In some productions, that conceit has been violated with props, costumes and set pieces not found in a trunk or the cell.”All of a sudden there’s all of this stuff that comes out and I’m like where did that come from? …. So I’ve really tried to scale this one down to make it a true trunk show. Everything that we need to tell the story is either already here or comes out of his trunk… .creating this on the fly, because what I was really interested in is that the play acting side of this Quixote is really putting on a show. And the musical theater (trope) is all in their imaginations.”
The musical is something of a legend. Based on Wasserman’s 1959 television drama, it became a highly theatrical piece that first played in the leaky temporary ANTA Washington Square Theatre in Greenwich Village on a stage that thrust deep into the audience like the downstairs venue in the current Gershwin Theatre in Manhattan.
The premise is that Cervantes, who was imprisoned in real life, awaits trial before the Spanish Inquisition. While in a common waiting room with a rogue’s gallery of murders, heretics, thieves, prostitutes and others, he stalls the rabble from confiscating the manuscript to his masterpiece-to-be by enlisting them in a theatrical impromptu recreation of the tale with Cervantes and his servant playing the parts of Quixote and Sancho.
The musical alternates between scenes from the book and interludes in the prison where the manuscript’s fate is always at risk. But at the heart of both is an uplifting paean to ideals and their transformative, soul-sustaining power in a life-denying world of cynicism, cruelty, tragedy and pain.
Its message came as the world was in flux. John F. Kennedy had been assassinated, an unthinkable and profound tragedy, the war in Vietnam was ramping up, the civil rights struggle had turned violent.
The original cast album became a beloved classic. But while subsequent productions have been appreciated, they rarely elicited the reaction of that first-run effort starring Richard Kiley and Joan Diener, directed by Diener’s husband, Albert Marre, and provided stunning choreography by the legendary Jack Cole. All had successful careers afterward, but nothing in their futures equaled this.
Ask almost anyone who saw it. Audiences were transfixed, transported and inspired to tears. Few productions have had that effect, least of all a truly and inexplicably misbegotten film version in 1972 directed by the great Arthur Hiller and starring Peter O‘Toole and Sophia Loren.
Linser enjoys a musical comedy as much as the next person. “People come to a musical expecting fluff and and flash and sparkle and all of that. I love a great production of The Producers,” but it’s not the type of work I’m interested in doing…that I gravitate toward. At the end of the day I want to be moved. I want to be touched. I want to be changed. When I walk out, the world looks different, the world feels different.”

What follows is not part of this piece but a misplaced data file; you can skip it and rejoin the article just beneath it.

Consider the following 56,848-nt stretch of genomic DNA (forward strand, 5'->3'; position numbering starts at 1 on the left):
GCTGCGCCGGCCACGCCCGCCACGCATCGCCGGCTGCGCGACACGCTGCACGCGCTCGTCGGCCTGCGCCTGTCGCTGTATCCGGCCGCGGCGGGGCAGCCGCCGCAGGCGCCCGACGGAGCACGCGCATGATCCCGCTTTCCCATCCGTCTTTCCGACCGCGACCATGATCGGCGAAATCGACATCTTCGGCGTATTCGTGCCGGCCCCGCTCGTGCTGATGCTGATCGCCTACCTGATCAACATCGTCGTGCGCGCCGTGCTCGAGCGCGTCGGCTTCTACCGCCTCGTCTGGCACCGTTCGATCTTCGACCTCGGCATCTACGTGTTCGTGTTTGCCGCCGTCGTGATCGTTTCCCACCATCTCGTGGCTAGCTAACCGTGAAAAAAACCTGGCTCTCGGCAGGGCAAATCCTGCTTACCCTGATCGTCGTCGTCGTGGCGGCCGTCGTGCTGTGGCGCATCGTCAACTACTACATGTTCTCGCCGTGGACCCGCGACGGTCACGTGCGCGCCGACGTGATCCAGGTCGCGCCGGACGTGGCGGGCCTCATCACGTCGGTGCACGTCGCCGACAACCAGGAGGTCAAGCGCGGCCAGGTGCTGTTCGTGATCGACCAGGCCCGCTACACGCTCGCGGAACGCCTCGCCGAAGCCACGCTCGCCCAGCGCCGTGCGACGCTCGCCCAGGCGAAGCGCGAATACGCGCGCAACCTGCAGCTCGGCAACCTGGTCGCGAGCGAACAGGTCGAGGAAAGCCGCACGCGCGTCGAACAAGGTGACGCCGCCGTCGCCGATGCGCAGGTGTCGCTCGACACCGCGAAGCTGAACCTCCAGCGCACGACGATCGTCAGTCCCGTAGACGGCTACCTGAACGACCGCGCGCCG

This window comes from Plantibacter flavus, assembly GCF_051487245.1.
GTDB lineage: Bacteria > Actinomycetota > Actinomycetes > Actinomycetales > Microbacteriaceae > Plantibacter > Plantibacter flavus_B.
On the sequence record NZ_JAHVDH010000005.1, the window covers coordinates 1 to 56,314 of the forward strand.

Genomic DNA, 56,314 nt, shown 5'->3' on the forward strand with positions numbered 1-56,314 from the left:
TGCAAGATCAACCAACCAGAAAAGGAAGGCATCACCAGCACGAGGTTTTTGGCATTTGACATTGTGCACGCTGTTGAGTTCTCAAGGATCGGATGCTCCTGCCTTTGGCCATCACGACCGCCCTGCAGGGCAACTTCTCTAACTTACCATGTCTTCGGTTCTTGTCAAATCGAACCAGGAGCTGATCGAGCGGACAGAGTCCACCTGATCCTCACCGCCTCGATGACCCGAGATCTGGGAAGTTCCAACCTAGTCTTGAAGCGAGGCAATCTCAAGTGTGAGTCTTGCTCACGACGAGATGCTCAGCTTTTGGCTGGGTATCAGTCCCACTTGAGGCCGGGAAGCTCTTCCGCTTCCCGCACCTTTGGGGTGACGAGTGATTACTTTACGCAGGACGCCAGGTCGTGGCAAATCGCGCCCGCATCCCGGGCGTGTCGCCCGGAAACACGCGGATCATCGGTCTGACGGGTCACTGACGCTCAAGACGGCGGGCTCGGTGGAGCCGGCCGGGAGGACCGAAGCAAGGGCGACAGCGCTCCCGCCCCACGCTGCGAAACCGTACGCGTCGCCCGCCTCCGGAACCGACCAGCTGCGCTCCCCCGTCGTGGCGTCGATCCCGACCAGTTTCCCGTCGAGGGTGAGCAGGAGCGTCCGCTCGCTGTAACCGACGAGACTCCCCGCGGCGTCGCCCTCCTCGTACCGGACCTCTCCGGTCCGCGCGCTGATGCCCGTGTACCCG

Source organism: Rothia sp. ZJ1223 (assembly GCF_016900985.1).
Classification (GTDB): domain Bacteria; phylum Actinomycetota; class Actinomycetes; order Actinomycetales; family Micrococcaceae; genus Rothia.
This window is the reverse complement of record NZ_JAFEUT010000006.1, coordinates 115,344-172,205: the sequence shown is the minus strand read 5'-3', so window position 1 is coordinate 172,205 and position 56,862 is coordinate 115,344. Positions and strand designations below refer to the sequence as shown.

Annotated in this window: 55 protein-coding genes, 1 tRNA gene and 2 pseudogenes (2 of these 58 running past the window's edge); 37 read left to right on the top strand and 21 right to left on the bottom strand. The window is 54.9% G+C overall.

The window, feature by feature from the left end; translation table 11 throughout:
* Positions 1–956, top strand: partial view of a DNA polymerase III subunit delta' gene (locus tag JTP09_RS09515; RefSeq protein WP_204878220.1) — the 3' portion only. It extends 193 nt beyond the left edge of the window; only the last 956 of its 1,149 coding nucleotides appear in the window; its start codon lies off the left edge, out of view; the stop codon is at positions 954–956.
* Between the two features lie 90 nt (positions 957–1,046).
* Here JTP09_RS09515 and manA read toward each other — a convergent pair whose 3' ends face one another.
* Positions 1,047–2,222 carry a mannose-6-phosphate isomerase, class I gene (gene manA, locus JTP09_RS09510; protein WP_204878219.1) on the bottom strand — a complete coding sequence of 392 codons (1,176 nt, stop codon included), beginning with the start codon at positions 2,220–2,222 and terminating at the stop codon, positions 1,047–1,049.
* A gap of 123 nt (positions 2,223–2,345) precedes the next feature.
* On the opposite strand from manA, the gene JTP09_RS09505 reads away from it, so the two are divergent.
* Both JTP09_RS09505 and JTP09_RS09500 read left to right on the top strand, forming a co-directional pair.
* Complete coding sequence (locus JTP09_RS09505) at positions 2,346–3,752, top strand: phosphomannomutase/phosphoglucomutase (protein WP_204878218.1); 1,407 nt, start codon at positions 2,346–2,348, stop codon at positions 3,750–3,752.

Which is what he wants for the audience attending Man of La Mancha because he sees art being an integral part of the world around us and an agent for enlightenment and social change. He wants them to actively invest in the story, not just sit back and watch it passively. “I want to encourage them to be present…. We can’t afford to be complacent anymore, particularly with a story like this.”
His challenge to the audience “is to come in and interface with it differently than you might have expected to” with a traditional light musical comedy. “Allow yourself to get engaged rather than to step back from it.”
To that end, expect to enter the venue already occupied by the prisoners. Don’t be surprised if they wander into the aisles.
“What I really would like the feel to be is that the audience becomes prisoners with us in the prison. So it isn’t ‘us and them’, it’s ‘us’. We’re all here in this together. There will be breaking of the fourth wall. When Quixote is talking to the prisoners, he’s talking to us.”
For Linser, for whom the world situation is ever-present in his mind, he believes art and reality mingle. “I’m not sure if I’m talking about the show or if I’m talking about politics. To me, the two are awfully tightly wound right now.… We need art and we need beauty and we need love and we need all of these things that (Cervantes is) espousing.”
“Because we are in a place in our society that is in desperate need of understanding and connection and being brought together…And the only thing that’s gonna bring us out of it is to dream that impossible dream. And we can do it. We just have to be willing to give over and allow it.”
Man of LaMancha from MNM Theatre Company runs Sept. 13 –29 at the Kravis Center’s Rinker Playhouse, 701 Okeechobee Blvd., West Palm Beach. Performances 7:30 p.m. Thursday, Friday and Saturday; 1:30 p.m. Saturday & Sunday at 1:30 pm. Tickets are $65. Call 561-832-7469; or order online: www.kravis.org or mnmtheatre.org.